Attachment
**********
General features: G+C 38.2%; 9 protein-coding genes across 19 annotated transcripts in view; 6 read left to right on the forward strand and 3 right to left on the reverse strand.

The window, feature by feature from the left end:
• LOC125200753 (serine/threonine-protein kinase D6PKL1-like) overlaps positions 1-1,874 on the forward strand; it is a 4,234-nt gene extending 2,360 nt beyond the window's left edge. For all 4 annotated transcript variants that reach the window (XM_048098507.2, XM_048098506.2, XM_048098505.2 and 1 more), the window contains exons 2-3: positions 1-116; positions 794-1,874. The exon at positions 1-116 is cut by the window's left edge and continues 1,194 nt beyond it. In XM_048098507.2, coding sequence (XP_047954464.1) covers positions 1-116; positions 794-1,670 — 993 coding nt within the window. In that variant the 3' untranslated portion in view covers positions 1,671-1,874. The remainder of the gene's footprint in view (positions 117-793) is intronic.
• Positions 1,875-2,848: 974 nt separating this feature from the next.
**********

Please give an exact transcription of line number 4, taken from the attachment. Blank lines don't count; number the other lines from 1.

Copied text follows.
• Positions 1,875-2,848: 974 nt separating this feature from the next.